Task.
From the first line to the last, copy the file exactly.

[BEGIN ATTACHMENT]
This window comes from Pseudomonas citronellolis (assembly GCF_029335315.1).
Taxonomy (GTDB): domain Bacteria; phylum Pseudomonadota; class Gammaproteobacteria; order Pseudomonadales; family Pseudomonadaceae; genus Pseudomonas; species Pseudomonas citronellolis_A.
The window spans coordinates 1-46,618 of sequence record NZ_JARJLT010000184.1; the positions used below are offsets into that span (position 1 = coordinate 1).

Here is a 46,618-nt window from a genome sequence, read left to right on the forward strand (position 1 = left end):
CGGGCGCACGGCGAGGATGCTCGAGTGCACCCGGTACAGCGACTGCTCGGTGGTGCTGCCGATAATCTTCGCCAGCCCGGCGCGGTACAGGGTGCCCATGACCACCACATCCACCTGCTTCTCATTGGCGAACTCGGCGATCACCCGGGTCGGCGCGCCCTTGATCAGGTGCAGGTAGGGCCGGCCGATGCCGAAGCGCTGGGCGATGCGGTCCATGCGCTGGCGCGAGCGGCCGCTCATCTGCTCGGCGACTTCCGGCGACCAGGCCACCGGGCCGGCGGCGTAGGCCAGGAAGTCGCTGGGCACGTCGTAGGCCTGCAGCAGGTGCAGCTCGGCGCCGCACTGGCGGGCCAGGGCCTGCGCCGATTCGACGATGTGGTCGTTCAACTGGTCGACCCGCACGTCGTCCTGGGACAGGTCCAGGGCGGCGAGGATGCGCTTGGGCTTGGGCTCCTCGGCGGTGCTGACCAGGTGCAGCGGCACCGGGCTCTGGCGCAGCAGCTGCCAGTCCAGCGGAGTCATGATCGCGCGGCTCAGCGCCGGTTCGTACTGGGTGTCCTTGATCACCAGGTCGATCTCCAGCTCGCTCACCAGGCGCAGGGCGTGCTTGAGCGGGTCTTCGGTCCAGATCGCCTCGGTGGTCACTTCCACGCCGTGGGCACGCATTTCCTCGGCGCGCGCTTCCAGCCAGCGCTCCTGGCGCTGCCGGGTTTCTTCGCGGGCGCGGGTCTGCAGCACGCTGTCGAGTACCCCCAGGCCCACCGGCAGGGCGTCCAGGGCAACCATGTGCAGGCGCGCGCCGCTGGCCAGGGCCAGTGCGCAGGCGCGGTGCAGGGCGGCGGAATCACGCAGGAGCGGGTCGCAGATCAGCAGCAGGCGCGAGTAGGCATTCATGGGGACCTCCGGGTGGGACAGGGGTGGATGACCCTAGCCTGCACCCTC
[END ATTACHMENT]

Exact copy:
This window comes from Pseudomonas citronellolis (assembly GCF_029335315.1).
Taxonomy (GTDB): domain Bacteria; phylum Pseudomonadota; class Gammaproteobacteria; order Pseudomonadales; family Pseudomonadaceae; genus Pseudomonas; species Pseudomonas citronellolis_A.
The window spans coordinates 1-46,618 of sequence record NZ_JARJLT010000184.1; the positions used below are offsets into that span (position 1 = coordinate 1).

Here is a 46,618-nt window from a genome sequence, read left to right on the forward strand (position 1 = left end):
CGGGCGCACGGCGAGGATGCTCGAGTGCACCCGGTACAGCGACTGCTCGGTGGTGCTGCCGATAATCTTCGCCAGCCCGGCGCGGTACAGGGTGCCCATGACCACCACATCCACCTGCTTCTCATTGGCGAACTCGGCGATCACCCGGGTCGGCGCGCCCTTGATCAGGTGCAGGTAGGGCCGGCCGATGCCGAAGCGCTGGGCGATGCGGTCCATGCGCTGGCGCGAGCGGCCGCTCATCTGCTCGGCGACTTCCGGCGACCAGGCCACCGGGCCGGCGGCGTAGGCCAGGAAGTCGCTGGGCACGTCGTAGGCCTGCAGCAGGTGCAGCTCGGCGCCGCACTGGCGGGCCAGGGCCTGCGCCGATTCGACGATGTGGTCGTTCAACTGGTCGACCCGCACGTCGTCCTGGGACAGGTCCAGGGCGGCGAGGATGCGCTTGGGCTTGGGCTCCTCGGCGGTGCTGACCAGGTGCAGCGGCACCGGGCTCTGGCGCAGCAGCTGCCAGTCCAGCGGAGTCATGATCGCGCGGCTCAGCGCCGGTTCGTACTGGGTGTCCTTGATCACCAGGTCGATCTCCAGCTCGCTCACCAGGCGCAGGGCGTGCTTGAGCGGGTCTTCGGTCCAGATCGCCTCGGTGGTCACTTCCACGCCGTGGGCACGCATTTCCTCGGCGCGCGCTTCCAGCCAGCGCTCCTGGCGCTGCCGGGTTTCTTCGCGGGCGCGGGTCTGCAGCACGCTGTCGAGTACCCCCAGGCCCACCGGCAGGGCGTCCAGGGCAACCATGTGCAGGCGCGCGCCGCTGGCCAGGGCCAGTGCGCAGGCGCGGTGCAGGGCGGCGGAATCACGCAGGAGCGGGTCGCAGATCAGCAGCAGGCGCGAGTAGGCATTCATGGGGACCTCCGGGTGGGACAGGGGTGGATGACCCTAGCCTGCACCCTC